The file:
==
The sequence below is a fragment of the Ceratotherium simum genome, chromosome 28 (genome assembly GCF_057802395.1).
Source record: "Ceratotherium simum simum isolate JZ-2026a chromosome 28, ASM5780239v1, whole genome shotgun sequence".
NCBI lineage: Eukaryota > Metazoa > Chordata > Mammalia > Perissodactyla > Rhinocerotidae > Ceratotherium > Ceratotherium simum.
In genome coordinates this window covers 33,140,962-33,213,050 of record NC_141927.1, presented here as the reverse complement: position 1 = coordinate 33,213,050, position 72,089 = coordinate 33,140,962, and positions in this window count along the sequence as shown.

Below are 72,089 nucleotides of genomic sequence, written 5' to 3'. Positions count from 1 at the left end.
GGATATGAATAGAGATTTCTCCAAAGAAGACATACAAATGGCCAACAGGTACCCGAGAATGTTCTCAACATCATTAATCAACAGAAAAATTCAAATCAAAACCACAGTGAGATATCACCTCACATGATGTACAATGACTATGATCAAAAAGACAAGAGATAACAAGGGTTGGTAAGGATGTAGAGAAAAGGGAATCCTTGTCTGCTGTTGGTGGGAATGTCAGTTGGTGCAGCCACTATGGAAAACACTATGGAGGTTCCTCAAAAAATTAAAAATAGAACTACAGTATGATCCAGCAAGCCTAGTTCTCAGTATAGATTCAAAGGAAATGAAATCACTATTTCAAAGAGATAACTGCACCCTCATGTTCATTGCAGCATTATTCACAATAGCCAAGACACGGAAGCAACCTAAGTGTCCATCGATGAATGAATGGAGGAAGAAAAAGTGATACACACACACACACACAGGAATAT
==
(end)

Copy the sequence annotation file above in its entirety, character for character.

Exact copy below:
The sequence below is a fragment of the Ceratotherium simum genome, chromosome 28 (genome assembly GCF_057802395.1).
Source record: "Ceratotherium simum simum isolate JZ-2026a chromosome 28, ASM5780239v1, whole genome shotgun sequence".
NCBI lineage: Eukaryota > Metazoa > Chordata > Mammalia > Perissodactyla > Rhinocerotidae > Ceratotherium > Ceratotherium simum.
In genome coordinates this window covers 33,140,962-33,213,050 of record NC_141927.1, presented here as the reverse complement: position 1 = coordinate 33,213,050, position 72,089 = coordinate 33,140,962, and positions in this window count along the sequence as shown.

Below are 72,089 nucleotides of genomic sequence, written 5' to 3'. Positions count from 1 at the left end.
GGATATGAATAGAGATTTCTCCAAAGAAGACATACAAATGGCCAACAGGTACCCGAGAATGTTCTCAACATCATTAATCAACAGAAAAATTCAAATCAAAACCACAGTGAGATATCACCTCACATGATGTACAATGACTATGATCAAAAAGACAAGAGATAACAAGGGTTGGTAAGGATGTAGAGAAAAGGGAATCCTTGTCTGCTGTTGGTGGGAATGTCAGTTGGTGCAGCCACTATGGAAAACACTATGGAGGTTCCTCAAAAAATTAAAAATAGAACTACAGTATGATCCAGCAAGCCTAGTTCTCAGTATAGATTCAAAGGAAATGAAATCACTATTTCAAAGAGATAACTGCACCCTCATGTTCATTGCAGCATTATTCACAATAGCCAAGACACGGAAGCAACCTAAGTGTCCATCGATGAATGAATGGAGGAAGAAAAAGTGATACACACACACACACACAGGAATAT